RPG Table Top

Should a Dungeon Master Allow Homebrewed Content?

This is another Dungeons and Dragons question I’ve seen come up some with new players, in particular. Should the Dungeon Master allow homebrewed content, or shouldn’t they. And I think for a new Dungeon Master, it can be a tricky question to answer. The same is true for new players though, it can seem like it’s a good idea to do homebrew, but is it really?

What is Homebrew?

The question that some people might have is what is Homebrew? I know it in two contexts, the first is beer, the second is content for Dungeons and Dragons that isn’t official. So this is something that a person has created for their own character. It can be a whole new class, and you can find some of those on the DM’s Guild or Drive Thru RPG. Or it could be as simple as changing Fireball into Lightning Ball and doing lightning damage versus fire damage. So, it is simple as something that isn’t official from Wizards of the Coast or one of their partners.

For Dungeon Masters Should You Allow It?

Let’s start with this from the Dungeon Master side of things as that is in the title. And I am going to say, maybe. There are two reasons why players want to use homebrew. One is that they wan it to be thematic. Maybe they want to theme their whole character around lightning, but there aren’t enough lightning spells. The other is to power game. Maybe they know that lightning is less common for monsters to be resistant to.

The first I’d consider letting someone use homebrew content for. It is for a gaming and thematic reasons. Theoretically it won’t break everything and if something is flat out immune to lightning damage, I can always bring that in if need be. The second way, I am going to say no, or if I think that it might break the campaign even if it’s not intentional I’ll say no.

The same goes for bigger things like a custom class. I have a whole bunch of different rune magic classes that I got from Drive Thru RPG and DM’s Guild. I’d like to present them as an option for my players, but to do that, I need to spend time going through them myself. I need to know that they won’t be broken, either being too strong, or too weak. Because neither are fun for players.

Image Source: D&D Beyond

For Players Should You Want It?

Honestly, I’m going to go with no. Unless you have a hyper specific build that makes 100% sense for the campaign, I don’t think you need it. Dungeons and Dragons gives the players a ton of options out there. And that is great and gives you plenty to play around with already. And there are more that are coming. I have five or so official books that give different class options. Now it might not give exactly what you want, and that is okay, you can tweak what you want slightly.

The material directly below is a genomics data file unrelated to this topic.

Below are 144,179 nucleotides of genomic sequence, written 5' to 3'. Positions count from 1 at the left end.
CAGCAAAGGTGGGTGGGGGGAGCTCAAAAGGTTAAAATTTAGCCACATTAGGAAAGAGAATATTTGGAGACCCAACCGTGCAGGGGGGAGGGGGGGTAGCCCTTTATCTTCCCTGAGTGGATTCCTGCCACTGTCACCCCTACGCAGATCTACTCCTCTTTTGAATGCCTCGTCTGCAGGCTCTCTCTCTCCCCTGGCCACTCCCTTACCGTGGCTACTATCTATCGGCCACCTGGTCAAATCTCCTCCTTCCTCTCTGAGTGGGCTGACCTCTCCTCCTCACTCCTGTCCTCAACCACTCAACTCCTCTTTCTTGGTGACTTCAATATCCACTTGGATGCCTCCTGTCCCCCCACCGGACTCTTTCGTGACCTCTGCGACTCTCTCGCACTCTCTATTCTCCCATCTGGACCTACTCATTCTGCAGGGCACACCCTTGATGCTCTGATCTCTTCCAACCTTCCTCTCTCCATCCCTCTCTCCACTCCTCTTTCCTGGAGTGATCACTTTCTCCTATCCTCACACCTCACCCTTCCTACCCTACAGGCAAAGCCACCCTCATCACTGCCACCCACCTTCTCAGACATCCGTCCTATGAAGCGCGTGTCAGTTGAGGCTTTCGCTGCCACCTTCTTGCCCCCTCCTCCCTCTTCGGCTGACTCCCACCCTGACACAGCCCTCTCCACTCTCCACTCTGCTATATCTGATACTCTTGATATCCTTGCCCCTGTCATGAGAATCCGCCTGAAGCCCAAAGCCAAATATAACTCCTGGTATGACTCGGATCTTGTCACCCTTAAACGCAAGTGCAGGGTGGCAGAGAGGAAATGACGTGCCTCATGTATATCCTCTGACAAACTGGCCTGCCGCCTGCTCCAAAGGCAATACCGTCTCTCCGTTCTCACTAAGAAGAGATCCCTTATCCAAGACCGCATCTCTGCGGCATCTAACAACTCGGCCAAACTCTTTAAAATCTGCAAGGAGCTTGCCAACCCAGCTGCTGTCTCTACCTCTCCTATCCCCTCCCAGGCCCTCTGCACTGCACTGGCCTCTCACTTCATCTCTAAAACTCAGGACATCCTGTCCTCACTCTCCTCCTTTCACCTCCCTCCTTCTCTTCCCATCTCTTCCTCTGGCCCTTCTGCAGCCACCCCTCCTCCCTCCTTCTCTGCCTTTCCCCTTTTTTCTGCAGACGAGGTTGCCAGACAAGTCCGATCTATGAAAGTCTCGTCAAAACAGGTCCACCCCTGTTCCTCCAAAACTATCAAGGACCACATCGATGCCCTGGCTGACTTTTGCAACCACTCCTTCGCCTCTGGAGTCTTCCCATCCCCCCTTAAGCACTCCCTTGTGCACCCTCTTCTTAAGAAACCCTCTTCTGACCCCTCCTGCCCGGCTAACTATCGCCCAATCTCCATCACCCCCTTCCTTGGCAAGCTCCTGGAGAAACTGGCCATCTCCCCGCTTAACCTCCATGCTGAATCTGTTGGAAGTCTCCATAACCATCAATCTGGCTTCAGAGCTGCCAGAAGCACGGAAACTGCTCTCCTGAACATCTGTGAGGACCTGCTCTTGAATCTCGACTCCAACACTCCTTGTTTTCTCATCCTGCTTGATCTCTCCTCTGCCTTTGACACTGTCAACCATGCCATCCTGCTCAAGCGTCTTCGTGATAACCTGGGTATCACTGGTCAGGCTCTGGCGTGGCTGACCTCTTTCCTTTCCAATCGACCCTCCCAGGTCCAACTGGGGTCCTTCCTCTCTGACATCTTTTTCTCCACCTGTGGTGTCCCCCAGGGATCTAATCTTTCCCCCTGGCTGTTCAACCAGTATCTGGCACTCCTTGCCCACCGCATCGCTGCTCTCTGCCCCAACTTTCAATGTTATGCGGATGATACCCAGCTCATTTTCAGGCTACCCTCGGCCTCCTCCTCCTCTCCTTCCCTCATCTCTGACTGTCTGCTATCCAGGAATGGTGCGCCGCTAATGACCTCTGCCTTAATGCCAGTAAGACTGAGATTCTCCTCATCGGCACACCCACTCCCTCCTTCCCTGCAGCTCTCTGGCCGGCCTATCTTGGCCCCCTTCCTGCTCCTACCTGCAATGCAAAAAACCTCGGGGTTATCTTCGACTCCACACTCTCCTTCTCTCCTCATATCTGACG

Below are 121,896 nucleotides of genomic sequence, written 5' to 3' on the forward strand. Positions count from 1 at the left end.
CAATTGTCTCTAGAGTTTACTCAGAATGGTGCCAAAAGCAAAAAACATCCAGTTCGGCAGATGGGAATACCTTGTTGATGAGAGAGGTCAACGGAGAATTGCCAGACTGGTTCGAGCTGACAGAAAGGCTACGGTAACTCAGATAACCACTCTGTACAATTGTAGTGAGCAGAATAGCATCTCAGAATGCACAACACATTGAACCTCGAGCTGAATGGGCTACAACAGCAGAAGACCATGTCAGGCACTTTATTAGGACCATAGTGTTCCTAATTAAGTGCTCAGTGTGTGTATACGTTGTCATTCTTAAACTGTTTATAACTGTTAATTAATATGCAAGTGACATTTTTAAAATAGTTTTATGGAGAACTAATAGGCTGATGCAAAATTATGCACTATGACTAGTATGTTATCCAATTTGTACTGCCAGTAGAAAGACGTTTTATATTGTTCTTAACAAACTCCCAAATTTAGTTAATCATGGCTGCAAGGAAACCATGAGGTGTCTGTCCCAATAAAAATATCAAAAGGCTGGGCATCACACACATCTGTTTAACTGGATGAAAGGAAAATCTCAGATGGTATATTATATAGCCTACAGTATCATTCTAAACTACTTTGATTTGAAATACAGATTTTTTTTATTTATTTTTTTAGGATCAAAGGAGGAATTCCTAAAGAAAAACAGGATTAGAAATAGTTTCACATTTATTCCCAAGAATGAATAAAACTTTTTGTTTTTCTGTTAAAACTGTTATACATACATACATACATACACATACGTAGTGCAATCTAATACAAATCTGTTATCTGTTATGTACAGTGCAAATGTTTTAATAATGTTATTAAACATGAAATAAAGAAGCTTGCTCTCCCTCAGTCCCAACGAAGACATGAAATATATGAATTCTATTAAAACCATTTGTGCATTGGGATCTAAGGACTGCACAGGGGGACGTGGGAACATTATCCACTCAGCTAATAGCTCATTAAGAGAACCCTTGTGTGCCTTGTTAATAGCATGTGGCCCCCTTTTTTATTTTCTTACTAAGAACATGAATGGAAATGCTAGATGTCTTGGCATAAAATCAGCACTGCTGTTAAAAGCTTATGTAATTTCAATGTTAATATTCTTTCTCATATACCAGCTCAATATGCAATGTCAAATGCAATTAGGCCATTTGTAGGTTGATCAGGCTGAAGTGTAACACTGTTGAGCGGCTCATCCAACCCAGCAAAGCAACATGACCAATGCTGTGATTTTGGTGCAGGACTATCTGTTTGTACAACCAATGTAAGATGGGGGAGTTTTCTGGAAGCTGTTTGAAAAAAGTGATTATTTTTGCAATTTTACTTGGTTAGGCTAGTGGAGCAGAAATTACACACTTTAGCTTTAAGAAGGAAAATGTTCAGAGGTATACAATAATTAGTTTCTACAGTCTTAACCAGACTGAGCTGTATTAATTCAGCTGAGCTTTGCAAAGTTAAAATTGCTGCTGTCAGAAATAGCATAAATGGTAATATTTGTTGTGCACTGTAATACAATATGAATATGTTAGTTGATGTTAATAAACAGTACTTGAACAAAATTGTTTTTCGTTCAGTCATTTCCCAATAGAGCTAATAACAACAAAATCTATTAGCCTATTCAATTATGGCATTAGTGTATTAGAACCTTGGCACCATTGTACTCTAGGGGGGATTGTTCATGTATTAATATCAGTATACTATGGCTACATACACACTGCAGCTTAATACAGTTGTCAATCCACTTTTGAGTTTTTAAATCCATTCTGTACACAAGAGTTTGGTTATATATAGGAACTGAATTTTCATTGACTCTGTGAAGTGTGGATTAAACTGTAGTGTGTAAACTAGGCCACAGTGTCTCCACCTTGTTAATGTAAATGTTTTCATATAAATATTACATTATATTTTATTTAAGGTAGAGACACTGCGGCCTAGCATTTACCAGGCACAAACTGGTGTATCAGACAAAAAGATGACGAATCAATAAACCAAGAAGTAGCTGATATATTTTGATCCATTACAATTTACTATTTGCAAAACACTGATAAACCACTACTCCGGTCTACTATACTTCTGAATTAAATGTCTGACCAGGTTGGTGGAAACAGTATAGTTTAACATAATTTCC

I think as a player, sometimes it can be tempting to create this precise vision of a character. But most of the times that won’t match up precisely with what you can do in Dungeons and Dragons. And really, that is fine. You can get close enough. I think like how a Dungeon Master needs to hold onto the story loosely and just guide it, the same is true with how you develop and build your character.

If there is a new class that someone has created that you really want, it probably is broken. If you need more lightning spells, maybe look for more support spells. There are ways to build your character still while being focused on a specific element. It just takes more work than changing how Dungeons and Dragons is set-up to work.

So Homebrew is Bad?

No, it isn’t. It can be a blast in some campaigns. Like I said, I have a whole stack of rune casters that I need to go through because the concept to me is really cool. I would love to play one some day. Why, because I think the concept of them is cool, not because I want to create an overpowered and broken combo. I want people to have fun around the table, and me creating a broken combo isn’t fun.

So there is a balance. It is something that, especially for new players and Dungeon Masters, I don’t recommend doing. I think that there is a lot of temptation to do that because you don’t know how to make Dungeons and Dragons work for you. The best advice I can give when you feel like you can’t do exactly what you want is to hold on loosely. It is a cooperative story telling game when it comes down to it, so don’t hold on too tightly to your perfect vision.

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